Our team has crowded into a young couple’s two-bedroom home to sleep it survived the quake with only small cracks in the walls. Today some villagers insisted that I sit down with them and join in their community lunch. I protested at first, but after much urging took a little rice and vegetables. And yesterday, when I was speaking with three mothers and their children inside a tent, they offered me water to drink even though all they possessed was a box of instant noodles, an oil lamp, and some bottled water! That time, I politely refused.

Learn more about Save the Children's response in Indonesia.

Philippines – The Wait Is Over

Latha Caleb, Save the Children country director, Philippines

Oct. 4, 2009  Manila, Philippines

Latha _233  The wait is over…. Typhoon Parma has smashed into the northern Philippines, missing Metropolitan Manila. So much is happening here. I have been desperately trying to get through to our contacts in northern Luzon to see what destruction the typhoon has caused. We hear that the roads are completely gone and the only way to get there is by flight. But there are no scheduled flights to that area so we have to get space on a missionary flight. So far, our attempts to get seats on the flight have failed. So we turn our attention to all that needs to be done in Manila. And there is plenty that needs to be done. The Save the Children team is out now distributing more relief supplies to the children and families who urgently need them.  And I am here in the office, pounding on my computer, answering all the e-mails that keep popping into my inbox from colleagues, supporters and others who are eager to know the latest about what we are doing to help.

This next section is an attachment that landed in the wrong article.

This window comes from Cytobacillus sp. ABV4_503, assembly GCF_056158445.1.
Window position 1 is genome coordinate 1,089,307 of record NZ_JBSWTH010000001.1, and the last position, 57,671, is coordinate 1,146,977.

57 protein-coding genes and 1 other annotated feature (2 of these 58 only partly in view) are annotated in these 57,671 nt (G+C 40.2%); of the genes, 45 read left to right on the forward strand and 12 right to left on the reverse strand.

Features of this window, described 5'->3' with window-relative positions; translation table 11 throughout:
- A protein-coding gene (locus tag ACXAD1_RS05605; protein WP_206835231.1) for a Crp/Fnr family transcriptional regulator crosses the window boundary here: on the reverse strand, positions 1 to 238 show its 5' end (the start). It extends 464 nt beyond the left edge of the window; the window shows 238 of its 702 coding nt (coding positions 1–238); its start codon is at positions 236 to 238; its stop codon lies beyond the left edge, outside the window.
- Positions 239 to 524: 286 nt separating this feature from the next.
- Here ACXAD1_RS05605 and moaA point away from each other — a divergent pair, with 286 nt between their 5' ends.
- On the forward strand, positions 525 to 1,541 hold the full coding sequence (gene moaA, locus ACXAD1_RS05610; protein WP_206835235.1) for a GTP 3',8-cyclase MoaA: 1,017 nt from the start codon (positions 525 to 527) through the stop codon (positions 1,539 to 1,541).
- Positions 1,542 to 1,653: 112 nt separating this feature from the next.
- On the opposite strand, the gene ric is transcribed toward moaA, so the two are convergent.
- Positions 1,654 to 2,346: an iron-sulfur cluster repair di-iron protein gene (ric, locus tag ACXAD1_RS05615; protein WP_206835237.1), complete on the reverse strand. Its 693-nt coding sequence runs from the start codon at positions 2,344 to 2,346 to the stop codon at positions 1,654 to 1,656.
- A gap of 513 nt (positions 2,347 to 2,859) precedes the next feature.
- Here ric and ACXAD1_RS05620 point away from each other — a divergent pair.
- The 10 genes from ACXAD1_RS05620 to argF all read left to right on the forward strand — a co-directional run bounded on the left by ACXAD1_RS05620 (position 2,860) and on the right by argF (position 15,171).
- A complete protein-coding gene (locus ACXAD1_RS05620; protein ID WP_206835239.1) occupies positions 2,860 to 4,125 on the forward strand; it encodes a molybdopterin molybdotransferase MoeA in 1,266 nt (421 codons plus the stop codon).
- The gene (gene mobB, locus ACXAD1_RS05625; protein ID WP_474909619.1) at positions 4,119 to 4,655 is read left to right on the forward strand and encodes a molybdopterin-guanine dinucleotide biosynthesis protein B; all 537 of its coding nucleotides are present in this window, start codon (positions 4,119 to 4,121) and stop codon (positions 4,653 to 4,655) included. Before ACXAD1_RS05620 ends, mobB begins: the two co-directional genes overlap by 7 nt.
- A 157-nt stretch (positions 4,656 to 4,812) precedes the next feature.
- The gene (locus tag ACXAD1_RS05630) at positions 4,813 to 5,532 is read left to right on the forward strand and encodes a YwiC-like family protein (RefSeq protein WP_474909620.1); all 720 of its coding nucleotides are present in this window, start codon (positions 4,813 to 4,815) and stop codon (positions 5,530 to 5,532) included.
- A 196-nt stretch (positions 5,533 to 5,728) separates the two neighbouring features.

On her return from the field Gia Chu, our communications manager, shared her experience with me:

I joined our team today to distribute another batch of relief items for affected families of Typhoon Ketsana in Muntinlupa. Every time I see children with their parents gather around to receive relief kits from Save the Children, I cannot help but ask myself how these children are feeling and are coping amidst this very difficult time.

Children come up to me as I walk around the evacuation centers, eager to tell me their stories.  I learned that one child rescued his younger siblings during the storm and looked after them because his parents were away. Another boy told me that he didn’t feel scared at all because his father was beside him. Two girls from an evacuation center in Cainta told me how they missed their homes and the things they lost in the flood. But all of them were very concerned about their parents who are fighting to make ends meet more than ever.

Children are resilient, sometimes even more than adults. In spite of everything that has happened to them, they are still able to laugh, sing, dance and play. Most of them can’t wait to go back to school to learn. Some take care of their younger siblings as a way to help their parents. Others help clean up their damaged houses, and collect scrap metal to sell and earn money to buy food for their family.

We need to be more like these children. There’s so much to be done, and we cannot waste time. Let’s continue working together to give children what they deserve—a world that fights for children’s survival, a world that protects them, a world that prioritizes their well-being and development, and a world that listens to them.

I can sense and feel what Gia is saying… I get back to pounding the keyboard on my computer and then I hear someone saying with excitement that one of the donors we approached has asked us for a full proposal. This means we are reasonably assured of getting some resources … this makes me feel good … only briefly…. Yes, we will be able to reach out to a few hundred  children with this money. But there are thousands more waiting for our help … we need to keep working until we have reached every last child who needs our support.


Learn more about Save the Children's response in the Philippines